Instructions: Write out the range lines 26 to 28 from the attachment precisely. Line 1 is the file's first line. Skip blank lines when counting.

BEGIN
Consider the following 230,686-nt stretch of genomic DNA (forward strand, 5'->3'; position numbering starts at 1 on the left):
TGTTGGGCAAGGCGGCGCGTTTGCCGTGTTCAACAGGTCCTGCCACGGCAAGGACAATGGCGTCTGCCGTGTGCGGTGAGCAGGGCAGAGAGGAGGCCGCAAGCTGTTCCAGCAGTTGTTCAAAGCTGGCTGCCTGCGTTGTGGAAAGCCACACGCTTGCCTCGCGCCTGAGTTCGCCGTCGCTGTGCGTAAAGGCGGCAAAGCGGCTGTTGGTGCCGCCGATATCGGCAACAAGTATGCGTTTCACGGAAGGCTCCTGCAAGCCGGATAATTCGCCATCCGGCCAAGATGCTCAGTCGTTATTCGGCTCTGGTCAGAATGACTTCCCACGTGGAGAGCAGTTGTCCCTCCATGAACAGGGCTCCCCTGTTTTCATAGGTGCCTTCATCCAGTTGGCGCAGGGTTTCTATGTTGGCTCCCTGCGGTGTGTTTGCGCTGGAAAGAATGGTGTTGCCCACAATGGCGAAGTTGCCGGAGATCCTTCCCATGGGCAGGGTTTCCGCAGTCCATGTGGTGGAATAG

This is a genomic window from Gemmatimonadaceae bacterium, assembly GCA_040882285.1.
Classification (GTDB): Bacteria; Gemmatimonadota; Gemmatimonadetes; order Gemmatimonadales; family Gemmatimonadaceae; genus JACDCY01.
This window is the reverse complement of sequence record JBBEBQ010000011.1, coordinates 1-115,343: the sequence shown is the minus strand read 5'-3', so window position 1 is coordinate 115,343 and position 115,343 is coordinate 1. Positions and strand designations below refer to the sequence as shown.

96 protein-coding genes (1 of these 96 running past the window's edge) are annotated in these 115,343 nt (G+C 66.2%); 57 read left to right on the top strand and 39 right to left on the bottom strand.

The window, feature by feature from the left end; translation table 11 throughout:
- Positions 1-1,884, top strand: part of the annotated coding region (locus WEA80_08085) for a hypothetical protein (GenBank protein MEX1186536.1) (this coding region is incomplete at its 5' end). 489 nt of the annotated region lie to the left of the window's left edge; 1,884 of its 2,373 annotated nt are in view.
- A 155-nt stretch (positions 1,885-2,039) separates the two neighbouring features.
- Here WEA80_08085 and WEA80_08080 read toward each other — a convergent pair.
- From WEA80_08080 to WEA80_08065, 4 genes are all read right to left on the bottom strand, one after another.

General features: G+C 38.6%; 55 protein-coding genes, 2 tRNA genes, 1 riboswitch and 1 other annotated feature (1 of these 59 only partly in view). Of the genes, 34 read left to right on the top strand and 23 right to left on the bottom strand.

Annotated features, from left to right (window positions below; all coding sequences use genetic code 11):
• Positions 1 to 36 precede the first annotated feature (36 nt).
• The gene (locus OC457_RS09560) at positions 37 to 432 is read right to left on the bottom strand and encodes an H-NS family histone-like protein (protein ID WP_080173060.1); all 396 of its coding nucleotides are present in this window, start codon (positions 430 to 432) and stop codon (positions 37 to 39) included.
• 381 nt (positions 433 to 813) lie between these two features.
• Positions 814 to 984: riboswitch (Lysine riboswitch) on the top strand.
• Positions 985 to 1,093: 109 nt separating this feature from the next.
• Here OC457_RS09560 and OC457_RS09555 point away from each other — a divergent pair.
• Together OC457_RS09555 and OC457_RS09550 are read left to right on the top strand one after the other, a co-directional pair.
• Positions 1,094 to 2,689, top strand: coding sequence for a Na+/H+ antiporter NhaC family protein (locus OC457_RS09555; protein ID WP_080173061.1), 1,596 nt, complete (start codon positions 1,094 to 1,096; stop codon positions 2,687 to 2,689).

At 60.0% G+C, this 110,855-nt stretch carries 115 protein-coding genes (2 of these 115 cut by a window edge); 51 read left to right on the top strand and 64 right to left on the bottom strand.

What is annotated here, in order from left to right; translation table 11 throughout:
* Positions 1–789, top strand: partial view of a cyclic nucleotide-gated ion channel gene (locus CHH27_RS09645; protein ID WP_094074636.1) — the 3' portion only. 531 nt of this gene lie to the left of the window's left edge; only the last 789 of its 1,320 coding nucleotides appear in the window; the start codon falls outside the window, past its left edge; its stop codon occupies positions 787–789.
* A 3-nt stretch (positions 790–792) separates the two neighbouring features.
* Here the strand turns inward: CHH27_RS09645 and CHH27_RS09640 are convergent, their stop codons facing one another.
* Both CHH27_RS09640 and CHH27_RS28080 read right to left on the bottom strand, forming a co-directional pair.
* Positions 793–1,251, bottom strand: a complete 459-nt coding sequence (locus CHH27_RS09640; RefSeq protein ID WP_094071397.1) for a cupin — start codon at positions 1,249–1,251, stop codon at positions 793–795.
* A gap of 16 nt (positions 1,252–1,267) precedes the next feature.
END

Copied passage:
* Here the strand turns inward: CHH27_RS09645 and CHH27_RS09640 are convergent, their stop codons facing one another.
* Both CHH27_RS09640 and CHH27_RS28080 read right to left on the bottom strand, forming a co-directional pair.
* Positions 793–1,251, bottom strand: a complete 459-nt coding sequence (locus CHH27_RS09640; RefSeq protein ID WP_094071397.1) for a cupin — start codon at positions 1,249–1,251, stop codon at positions 793–795.